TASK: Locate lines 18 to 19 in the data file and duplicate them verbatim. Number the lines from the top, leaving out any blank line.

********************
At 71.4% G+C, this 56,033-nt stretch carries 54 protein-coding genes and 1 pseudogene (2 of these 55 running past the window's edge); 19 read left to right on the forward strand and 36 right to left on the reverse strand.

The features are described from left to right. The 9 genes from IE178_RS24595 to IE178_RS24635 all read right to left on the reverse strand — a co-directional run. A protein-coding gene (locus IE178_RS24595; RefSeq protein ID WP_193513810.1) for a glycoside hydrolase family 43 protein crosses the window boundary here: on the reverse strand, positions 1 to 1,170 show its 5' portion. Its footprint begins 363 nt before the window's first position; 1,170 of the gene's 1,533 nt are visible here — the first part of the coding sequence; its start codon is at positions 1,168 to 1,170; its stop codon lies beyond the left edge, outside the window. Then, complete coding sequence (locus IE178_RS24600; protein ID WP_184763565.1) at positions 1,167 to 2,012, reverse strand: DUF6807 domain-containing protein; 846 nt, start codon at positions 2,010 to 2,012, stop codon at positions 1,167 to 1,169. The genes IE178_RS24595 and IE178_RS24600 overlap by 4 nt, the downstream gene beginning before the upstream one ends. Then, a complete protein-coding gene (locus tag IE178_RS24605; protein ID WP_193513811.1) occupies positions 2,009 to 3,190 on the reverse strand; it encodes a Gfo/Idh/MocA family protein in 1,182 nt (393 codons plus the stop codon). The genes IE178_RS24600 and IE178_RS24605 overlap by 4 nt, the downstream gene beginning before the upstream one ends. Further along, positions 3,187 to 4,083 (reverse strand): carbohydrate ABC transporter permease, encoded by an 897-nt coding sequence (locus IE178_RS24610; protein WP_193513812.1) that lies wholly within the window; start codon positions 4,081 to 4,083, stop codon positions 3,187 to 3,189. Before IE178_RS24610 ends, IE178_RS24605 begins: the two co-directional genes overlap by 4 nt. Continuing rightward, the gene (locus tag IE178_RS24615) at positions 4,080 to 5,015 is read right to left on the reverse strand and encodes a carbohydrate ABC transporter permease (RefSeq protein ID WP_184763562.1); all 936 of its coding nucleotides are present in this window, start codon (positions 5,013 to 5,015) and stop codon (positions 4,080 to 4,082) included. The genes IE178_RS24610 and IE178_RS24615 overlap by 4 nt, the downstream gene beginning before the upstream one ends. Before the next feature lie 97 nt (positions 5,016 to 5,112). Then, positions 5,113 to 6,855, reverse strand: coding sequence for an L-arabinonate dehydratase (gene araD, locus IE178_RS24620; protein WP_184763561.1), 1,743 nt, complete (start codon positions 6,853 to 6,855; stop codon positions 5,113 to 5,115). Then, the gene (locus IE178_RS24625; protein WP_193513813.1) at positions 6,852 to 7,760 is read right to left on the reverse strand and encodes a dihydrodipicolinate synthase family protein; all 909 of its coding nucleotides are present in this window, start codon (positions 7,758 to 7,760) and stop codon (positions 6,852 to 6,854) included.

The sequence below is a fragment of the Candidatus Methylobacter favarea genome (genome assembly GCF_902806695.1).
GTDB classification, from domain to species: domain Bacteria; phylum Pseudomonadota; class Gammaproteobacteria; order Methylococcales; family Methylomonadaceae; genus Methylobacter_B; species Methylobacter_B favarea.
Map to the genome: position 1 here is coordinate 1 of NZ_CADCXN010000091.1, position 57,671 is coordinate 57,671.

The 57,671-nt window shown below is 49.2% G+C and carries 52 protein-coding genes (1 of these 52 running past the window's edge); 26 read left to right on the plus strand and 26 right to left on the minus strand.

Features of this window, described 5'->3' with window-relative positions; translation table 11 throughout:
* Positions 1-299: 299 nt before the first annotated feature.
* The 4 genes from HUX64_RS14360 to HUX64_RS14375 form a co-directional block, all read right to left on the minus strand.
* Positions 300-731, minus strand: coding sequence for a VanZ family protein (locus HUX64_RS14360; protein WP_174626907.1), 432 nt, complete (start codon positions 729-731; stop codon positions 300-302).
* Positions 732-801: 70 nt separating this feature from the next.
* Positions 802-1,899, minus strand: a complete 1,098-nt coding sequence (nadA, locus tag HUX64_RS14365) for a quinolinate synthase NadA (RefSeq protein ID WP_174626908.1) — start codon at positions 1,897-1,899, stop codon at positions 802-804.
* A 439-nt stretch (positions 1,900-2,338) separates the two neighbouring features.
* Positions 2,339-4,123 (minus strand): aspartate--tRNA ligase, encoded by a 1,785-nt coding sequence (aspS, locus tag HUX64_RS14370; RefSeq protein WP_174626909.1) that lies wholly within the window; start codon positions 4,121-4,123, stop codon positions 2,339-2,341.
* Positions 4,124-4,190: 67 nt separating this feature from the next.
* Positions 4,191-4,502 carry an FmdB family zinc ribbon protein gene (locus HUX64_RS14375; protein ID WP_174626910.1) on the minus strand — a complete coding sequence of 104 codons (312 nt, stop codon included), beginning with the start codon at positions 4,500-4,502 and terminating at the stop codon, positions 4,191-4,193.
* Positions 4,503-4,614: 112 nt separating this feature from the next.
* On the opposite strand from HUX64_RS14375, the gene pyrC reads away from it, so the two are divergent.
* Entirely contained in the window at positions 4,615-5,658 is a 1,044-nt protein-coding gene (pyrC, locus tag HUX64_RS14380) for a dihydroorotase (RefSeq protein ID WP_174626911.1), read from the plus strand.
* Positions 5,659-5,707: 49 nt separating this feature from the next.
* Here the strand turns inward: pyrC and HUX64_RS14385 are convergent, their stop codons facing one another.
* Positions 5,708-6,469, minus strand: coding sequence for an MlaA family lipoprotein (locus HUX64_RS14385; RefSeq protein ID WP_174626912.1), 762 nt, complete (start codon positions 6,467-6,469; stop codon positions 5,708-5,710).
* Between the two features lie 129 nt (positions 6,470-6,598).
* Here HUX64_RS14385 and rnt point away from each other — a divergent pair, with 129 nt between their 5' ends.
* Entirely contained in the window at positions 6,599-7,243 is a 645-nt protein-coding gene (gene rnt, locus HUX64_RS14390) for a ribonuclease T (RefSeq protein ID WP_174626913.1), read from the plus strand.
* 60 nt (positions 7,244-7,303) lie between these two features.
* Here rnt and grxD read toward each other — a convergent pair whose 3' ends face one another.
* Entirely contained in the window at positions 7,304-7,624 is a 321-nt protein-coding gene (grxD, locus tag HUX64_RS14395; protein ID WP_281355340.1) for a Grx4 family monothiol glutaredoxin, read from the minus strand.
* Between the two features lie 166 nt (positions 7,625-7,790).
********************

* On the opposite strand from HUX64_RS14375, the gene pyrC reads away from it, so the two are divergent.
* Entirely contained in the window at positions 4,615-5,658 is a 1,044-nt protein-coding gene (pyrC, locus tag HUX64_RS14380) for a dihydroorotase (RefSeq protein ID WP_174626911.1), read from the plus strand.